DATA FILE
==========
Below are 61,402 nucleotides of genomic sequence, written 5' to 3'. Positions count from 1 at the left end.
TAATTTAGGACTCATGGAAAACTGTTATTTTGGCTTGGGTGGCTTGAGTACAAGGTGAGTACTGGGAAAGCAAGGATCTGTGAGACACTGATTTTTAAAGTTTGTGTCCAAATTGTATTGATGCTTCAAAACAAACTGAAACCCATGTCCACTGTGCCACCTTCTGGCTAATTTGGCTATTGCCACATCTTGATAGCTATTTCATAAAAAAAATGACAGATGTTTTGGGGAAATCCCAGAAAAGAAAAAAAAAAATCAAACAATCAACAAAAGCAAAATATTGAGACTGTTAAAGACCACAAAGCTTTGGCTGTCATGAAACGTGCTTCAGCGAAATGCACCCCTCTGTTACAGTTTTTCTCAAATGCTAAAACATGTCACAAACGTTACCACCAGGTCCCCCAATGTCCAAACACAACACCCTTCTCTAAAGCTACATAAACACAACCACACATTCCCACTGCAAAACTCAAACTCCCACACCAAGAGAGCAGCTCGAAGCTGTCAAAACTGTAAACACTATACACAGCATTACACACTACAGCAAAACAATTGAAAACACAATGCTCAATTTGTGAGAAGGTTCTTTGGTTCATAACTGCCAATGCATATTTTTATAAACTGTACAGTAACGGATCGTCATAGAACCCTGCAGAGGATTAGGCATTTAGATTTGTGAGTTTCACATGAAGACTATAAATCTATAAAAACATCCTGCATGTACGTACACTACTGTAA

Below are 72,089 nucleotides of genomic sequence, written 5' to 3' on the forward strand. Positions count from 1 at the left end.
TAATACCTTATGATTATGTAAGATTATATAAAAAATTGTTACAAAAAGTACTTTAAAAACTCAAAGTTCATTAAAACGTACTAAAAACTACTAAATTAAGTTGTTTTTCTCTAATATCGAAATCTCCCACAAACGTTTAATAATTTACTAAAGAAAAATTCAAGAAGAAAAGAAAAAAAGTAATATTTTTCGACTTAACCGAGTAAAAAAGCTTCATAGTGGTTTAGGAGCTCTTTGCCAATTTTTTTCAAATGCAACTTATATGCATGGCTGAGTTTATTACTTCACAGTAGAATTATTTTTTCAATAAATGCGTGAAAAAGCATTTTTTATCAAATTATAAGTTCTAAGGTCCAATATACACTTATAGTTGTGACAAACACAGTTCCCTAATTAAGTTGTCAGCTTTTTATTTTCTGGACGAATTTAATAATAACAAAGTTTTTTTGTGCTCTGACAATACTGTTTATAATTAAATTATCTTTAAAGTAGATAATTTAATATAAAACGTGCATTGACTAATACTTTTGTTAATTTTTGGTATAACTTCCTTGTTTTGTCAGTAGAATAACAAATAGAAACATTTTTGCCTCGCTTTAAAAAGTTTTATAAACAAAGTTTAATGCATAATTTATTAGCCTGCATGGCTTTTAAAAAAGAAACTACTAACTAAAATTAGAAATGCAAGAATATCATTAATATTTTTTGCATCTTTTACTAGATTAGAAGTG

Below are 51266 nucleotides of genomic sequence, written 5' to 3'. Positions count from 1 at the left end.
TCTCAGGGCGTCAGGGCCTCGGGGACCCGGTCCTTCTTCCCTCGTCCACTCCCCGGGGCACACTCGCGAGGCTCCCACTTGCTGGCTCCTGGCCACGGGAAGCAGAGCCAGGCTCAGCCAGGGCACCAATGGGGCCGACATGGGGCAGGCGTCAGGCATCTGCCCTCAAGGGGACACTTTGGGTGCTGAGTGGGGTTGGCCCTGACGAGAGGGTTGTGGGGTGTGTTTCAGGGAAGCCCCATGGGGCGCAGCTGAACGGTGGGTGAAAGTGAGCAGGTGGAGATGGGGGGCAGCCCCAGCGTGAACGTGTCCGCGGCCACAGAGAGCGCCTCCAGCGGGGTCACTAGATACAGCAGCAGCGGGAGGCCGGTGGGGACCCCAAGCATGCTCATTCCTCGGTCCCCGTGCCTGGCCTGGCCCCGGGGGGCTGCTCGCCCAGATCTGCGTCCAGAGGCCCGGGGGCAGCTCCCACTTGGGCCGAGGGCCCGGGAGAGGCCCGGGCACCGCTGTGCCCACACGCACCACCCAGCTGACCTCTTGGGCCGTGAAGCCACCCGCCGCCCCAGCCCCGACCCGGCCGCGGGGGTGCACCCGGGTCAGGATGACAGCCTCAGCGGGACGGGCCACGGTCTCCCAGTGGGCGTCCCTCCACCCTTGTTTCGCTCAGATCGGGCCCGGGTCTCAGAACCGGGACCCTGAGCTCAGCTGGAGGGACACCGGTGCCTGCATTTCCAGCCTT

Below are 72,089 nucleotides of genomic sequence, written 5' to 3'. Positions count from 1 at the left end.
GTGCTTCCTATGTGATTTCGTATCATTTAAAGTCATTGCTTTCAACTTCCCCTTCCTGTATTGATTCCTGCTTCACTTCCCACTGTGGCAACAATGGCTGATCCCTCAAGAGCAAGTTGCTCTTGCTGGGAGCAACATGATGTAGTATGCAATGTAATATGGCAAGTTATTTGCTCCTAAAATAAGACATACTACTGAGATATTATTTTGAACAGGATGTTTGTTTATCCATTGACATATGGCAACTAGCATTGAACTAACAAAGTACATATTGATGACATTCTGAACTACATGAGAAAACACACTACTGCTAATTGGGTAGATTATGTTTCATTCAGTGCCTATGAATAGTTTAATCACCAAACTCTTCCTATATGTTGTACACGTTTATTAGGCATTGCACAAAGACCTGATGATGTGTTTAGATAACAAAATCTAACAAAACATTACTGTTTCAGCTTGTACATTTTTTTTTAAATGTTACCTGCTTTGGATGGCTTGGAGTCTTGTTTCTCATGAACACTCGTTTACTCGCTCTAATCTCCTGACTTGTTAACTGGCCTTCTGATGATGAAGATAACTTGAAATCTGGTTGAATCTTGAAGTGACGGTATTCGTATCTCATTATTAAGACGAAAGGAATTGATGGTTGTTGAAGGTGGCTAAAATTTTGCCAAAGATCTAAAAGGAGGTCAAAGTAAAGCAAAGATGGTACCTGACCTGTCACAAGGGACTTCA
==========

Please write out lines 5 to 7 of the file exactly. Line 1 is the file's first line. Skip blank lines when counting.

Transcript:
Below are 51266 nucleotides of genomic sequence, written 5' to 3'. Positions count from 1 at the left end.
TCTCAGGGCGTCAGGGCCTCGGGGACCCGGTCCTTCTTCCCTCGTCCACTCCCCGGGGCACACTCGCGAGGCTCCCACTTGCTGGCTCCTGGCCACGGGAAGCAGAGCCAGGCTCAGCCAGGGCACCAATGGGGCCGACATGGGGCAGGCGTCAGGCATCTGCCCTCAAGGGGACACTTTGGGTGCTGAGTGGGGTTGGCCCTGACGAGAGGGTTGTGGGGTGTGTTTCAGGGAAGCCCCATGGGGCGCAGCTGAACGGTGGGTGAAAGTGAGCAGGTGGAGATGGGGGGCAGCCCCAGCGTGAACGTGTCCGCGGCCACAGAGAGCGCCTCCAGCGGGGTCACTAGATACAGCAGCAGCGGGAGGCCGGTGGGGACCCCAAGCATGCTCATTCCTCGGTCCCCGTGCCTGGCCTGGCCCCGGGGGGCTGCTCGCCCAGATCTGCGTCCAGAGGCCCGGGGGCAGCTCCCACTTGGGCCGAGGGCCCGGGAGAGGCCCGGGCACCGCTGTGCCCACACGCACCACCCAGCTGACCTCTTGGGCCGTGAAGCCACCCGCCGCCCCAGCCCCGACCCGGCCGCGGGGGTGCACCCGGGTCAGGATGACAGCCTCAGCGGGACGGGCCACGGTCTCCCAGTGGGCGTCCCTCCACCCTTGTTTCGCTCAGATCGGGCCCGGGTCTCAGAACCGGGACCCTGAGCTCAGCTGGAGGGACACCGGTGCCTGCATTTCCAGCCTT

Below are 72,089 nucleotides of genomic sequence, written 5' to 3'. Positions count from 1 at the left end.